Bus fees return to Chilliwack school district

Parents asked to sign children up online for the service, and fees will range from $215 to $700 a year

Students eligible to ride the school bus in Chilliwack will pay $215 a year

Some Chilliwack families’ back-to-school budgets will include bus fees this year.

The school board voted to bring back bus fees this April, with those fees starting in September. Families using the services will have to pay between $215 to $700 for the year, depending on their individual circumstances. Those fees should be paid as soon as possible, says the district, although there is no definite deadline. Parents are being asked to register their children online, so that final adjustments can be made to the school bus routes.

Once a child is a registered rider, he or she will be issued a personalized bus pass through their school.

Bus services have been cancelled or had fees attached in several B.C. school districts over the last year, as districts struggle to balance their budgets. Abbotsford has introduced bus fees, while Maple Ridge-Pitt Meadows cut services entirely, beginning in 2016.

This is not the first time the Chilliwack board has decided to recoup bus costs with a user fee. Bus fees were in place as recently as 2012, when they were scrapped by the board.

The fees only cover a small portion of the total cost of transportation. The district receives $2.3 million in provincial funding for student transportation costs, but spends about $2.7 million annually getting kids to and from school. Collecting a annual ridership fees is expected to fill the $400,000 gap in the budge.

At the time of voting, the board also expected that some parents would chose to not use the services, which would result in fewer buses to operate.

Gerry Slykhuis, secretary-treasurer for the School District 33, said that they are hearing mixed reviews from parents regarding the fees, now that the time has come to collect payments.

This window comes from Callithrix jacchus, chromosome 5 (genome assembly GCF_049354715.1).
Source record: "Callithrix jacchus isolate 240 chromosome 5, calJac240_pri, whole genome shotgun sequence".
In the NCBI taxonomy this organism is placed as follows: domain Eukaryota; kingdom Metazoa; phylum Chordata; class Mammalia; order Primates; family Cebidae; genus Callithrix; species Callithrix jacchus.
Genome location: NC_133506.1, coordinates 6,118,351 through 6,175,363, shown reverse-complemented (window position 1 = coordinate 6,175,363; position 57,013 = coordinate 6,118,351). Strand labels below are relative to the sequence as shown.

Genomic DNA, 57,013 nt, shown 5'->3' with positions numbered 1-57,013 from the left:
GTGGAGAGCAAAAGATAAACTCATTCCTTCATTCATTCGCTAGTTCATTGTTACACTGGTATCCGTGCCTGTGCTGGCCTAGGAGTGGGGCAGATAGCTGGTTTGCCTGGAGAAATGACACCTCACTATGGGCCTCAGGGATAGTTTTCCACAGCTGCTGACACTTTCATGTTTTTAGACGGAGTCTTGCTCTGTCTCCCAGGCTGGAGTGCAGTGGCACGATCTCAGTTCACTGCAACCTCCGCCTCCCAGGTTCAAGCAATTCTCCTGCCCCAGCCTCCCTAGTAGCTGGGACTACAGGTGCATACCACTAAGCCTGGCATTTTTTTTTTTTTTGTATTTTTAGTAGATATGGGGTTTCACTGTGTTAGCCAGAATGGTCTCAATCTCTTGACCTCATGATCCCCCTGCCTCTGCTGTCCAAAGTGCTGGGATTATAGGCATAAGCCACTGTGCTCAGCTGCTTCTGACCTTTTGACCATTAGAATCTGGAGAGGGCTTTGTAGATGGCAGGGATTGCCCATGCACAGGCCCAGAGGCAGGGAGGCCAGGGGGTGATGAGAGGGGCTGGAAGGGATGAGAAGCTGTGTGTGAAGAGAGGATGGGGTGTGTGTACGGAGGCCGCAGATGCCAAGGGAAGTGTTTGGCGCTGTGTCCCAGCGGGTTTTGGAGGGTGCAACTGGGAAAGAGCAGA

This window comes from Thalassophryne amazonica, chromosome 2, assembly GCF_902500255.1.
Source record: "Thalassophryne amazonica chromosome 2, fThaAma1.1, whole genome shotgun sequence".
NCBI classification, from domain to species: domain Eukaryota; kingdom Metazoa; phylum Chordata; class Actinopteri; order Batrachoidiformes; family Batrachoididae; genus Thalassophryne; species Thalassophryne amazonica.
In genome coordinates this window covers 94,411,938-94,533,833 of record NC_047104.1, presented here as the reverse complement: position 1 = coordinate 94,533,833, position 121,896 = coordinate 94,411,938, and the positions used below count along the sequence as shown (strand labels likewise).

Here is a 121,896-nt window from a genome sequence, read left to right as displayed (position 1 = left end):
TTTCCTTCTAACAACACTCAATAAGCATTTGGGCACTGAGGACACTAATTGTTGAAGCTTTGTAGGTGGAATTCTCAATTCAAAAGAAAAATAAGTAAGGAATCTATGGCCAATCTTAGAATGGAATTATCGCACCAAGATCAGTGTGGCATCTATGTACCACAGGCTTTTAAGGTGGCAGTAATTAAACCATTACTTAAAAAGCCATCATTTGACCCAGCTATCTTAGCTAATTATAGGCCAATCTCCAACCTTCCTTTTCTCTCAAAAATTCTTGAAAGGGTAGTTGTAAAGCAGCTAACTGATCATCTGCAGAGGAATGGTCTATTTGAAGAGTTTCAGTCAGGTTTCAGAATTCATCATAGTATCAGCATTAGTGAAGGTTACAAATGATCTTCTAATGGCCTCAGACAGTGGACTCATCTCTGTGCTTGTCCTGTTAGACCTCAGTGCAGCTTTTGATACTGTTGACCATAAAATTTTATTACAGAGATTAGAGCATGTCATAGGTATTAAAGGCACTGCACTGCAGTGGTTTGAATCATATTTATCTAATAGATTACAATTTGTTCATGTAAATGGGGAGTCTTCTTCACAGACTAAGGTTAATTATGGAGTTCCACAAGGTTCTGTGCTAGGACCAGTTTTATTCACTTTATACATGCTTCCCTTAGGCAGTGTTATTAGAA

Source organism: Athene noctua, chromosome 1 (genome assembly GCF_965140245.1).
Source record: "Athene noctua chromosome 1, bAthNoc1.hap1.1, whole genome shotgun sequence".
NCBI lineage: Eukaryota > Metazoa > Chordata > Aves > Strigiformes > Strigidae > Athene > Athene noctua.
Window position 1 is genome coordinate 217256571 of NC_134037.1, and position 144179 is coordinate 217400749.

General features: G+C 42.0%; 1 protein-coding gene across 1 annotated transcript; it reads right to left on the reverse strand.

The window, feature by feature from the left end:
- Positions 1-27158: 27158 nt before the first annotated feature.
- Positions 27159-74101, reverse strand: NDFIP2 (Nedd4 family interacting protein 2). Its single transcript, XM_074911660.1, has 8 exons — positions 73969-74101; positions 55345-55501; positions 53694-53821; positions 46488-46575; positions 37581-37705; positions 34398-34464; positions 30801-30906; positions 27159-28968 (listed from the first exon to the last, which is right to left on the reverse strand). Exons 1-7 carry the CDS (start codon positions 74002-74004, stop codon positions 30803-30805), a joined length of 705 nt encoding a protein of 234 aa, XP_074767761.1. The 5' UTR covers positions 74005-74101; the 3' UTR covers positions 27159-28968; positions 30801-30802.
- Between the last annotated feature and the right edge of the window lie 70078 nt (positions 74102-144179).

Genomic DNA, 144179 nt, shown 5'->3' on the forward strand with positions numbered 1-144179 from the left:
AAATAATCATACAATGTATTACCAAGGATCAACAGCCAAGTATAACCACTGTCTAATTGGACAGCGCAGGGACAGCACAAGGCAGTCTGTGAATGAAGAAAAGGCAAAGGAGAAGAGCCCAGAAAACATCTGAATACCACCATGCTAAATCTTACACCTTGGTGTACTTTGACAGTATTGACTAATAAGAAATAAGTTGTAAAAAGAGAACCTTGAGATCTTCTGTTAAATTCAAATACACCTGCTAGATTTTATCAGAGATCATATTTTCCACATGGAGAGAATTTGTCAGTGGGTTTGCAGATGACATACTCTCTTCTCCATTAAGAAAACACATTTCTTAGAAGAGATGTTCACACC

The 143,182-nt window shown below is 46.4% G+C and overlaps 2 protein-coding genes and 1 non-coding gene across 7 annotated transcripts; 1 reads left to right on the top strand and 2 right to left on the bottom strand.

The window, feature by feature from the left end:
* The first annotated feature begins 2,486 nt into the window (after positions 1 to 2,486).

He said they’ve heard “only a few complaints so far, plus a few that are understanding of the need to do this.”

Bus service is not a blanket service available to all students.

Several schools have a catchment area that is within the district’s “walk limit,” which is 3 km for K to Grade 6 students and 4 km for higher grades. FG Leary, Little Mountain, Strathcona, Central, Bernard, Tyson and Watson elementary all fall within that limit, as so AD Rundle, Chilliwack and Vedder middle.

Vanessa Campbell-Reid’s children attend FG Leary. She says she would love to send them on the school bus, both for the experience, and to help de-congest the school’s very small parking lot.

“(It’s) very frustrating because there is very limited parking and it causes havoc every day,” she says. “Not to mention the safety of the kids and pollution with all those vehicles.”

Other families are only partially served by the bus system, because their children are courtesy riders or because they live in a less populated, rural area.

Angela MacKinnon-Westrop lives along Chilliwack Lake Road, and her four children travel into Vedder as courtesy riders. Their morning bus ride is 40 minutes long, coming in just under the 45 minute maximum riding time the district has in place. But the ride home would be one hour and twenty minutes, including two separate trips up Promontory. For that reason, they are not allowed to ride home.